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Restricting calorie intake adds no years to life, unless begun early in life: Study

T V Jayan New Delhi | Updated on October 22, 2019 Published on October 22, 2019

Representative image Sips and bites: Blueberry pie and café latte at Tant Brun   -  ZAC O’YEAH

It was not yet clear whether diet restrictions extend the lifespan in humans, say expert

If you are among those who have cut down on food intake for a healthier and longer life, there is some good news and bad news for you.

Scientists studying how diet restrictions help add years to life have found – at least in animals – that restricting the calorie intake extends the lifespan by 25 to 30 per cent. But the bad news is that unless the lean diet is followed right from young age, it’s probably of no use.

“Health in old age is a life-long affair,” said Sebastian Grönke, a researcher with the Max Planck Institute for Biology of Ageing in Germany, who, along with others showed that switching to a restricted diet in old age offered no benefit.

The team, which also included scientists from the Babraham Institute at Cambridge in the UK, the University of Cologne in Germany and Stanford University, among others, investigated the effects of dietary restrictions on 800 female mice that were 24 months old, an equivalent of well-past-mid-life in humans.

Some mice were switched from an unrestricted to a restricted diet or vice versa. Mice switched from a restricted diet to an unrestricted diet quickly became unhealthy and died earlier than those that remained on a restricted diet. However, even though they were healthier, the mice switched from an unrestricted to a restricted diet did not live longer than mice that remained on an unrestricted diet.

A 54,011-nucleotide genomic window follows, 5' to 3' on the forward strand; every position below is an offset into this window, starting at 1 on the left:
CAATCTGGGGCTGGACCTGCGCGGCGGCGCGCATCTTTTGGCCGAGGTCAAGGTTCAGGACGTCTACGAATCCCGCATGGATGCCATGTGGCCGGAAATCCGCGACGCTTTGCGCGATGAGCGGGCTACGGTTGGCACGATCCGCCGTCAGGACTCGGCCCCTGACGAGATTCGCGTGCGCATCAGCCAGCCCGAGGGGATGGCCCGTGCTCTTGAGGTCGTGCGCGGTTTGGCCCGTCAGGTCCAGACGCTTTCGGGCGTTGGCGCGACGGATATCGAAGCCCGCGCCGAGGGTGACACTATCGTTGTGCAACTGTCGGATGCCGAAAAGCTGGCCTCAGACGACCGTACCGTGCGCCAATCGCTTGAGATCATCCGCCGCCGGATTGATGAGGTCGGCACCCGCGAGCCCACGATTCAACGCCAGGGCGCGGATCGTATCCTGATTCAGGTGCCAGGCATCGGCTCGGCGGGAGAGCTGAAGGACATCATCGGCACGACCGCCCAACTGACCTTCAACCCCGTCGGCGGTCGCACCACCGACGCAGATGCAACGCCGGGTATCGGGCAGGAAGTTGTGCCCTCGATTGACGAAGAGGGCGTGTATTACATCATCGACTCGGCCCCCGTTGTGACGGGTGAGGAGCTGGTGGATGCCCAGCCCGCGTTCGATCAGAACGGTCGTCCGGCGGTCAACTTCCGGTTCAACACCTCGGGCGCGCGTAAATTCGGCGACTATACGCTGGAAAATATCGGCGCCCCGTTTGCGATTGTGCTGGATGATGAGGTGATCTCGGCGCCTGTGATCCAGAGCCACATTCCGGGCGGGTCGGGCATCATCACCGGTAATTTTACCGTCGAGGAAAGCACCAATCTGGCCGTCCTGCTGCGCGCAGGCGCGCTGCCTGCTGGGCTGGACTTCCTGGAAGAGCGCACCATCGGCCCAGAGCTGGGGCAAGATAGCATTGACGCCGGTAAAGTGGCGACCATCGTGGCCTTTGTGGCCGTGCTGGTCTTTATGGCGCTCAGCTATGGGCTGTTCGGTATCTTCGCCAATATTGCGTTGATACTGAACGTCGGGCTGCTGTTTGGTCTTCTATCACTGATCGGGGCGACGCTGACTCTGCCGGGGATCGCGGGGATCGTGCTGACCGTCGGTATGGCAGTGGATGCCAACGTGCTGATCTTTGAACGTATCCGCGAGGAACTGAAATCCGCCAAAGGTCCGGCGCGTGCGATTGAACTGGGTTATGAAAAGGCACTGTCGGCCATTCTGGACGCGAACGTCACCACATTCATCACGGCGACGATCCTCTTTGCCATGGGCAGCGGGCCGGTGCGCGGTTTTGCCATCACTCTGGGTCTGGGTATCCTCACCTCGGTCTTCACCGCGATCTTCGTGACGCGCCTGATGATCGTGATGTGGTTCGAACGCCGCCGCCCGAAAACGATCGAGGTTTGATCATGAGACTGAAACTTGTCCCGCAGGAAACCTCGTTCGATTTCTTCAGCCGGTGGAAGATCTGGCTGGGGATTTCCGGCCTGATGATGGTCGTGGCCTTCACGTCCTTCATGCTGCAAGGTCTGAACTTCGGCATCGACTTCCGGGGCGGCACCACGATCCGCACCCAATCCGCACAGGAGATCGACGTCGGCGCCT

The authors found that the molecular response to a restricted diet was different in the fat tissues of the mice previously given unrestricted access to food for most of their life. The scientists proposed a ‘nutritional memory effect’ in fat tissue that suppresses the beneficial effects of dietary restrictions on health and survival.

“In our study, we show that diet restriction initiated at old age provides almost no benefit for survival, while mice that were kept on a restricted diet for their whole lives, showed an extended lifespan of about 25-30 per cent,” said Grönke. The findings were reported in a study that appeared in the journal Nature Metabolism on Monday night.

According to Grönke, there could be several reason why old animals are no longer responsive to the benefits of the restricted diet late in life. They found that the fat tissue of old animals did not respond to restricted diet in the same way as it did in young mice.

“Normally, diet restriction increases the number of mitochondria, cellular organelles important for energy production, in the fat tissue. Mitochondria play an important role in lifespan regulation and the failure to upregulate it in old animals may thus contribute to the lack of a beneficial effect,” Grönke told BusinessLine.

He was however, quick to add that it was not yet clear whether diet restrictions also extend the lifespan in humans. But, it improves health in the same way as it does in mice. “Our study suggests that dietary interventions that improve health should be started relatively early in life, which is likely also the case for humans,” said the Max Planck Institute scientist.

Published on October 22, 2019
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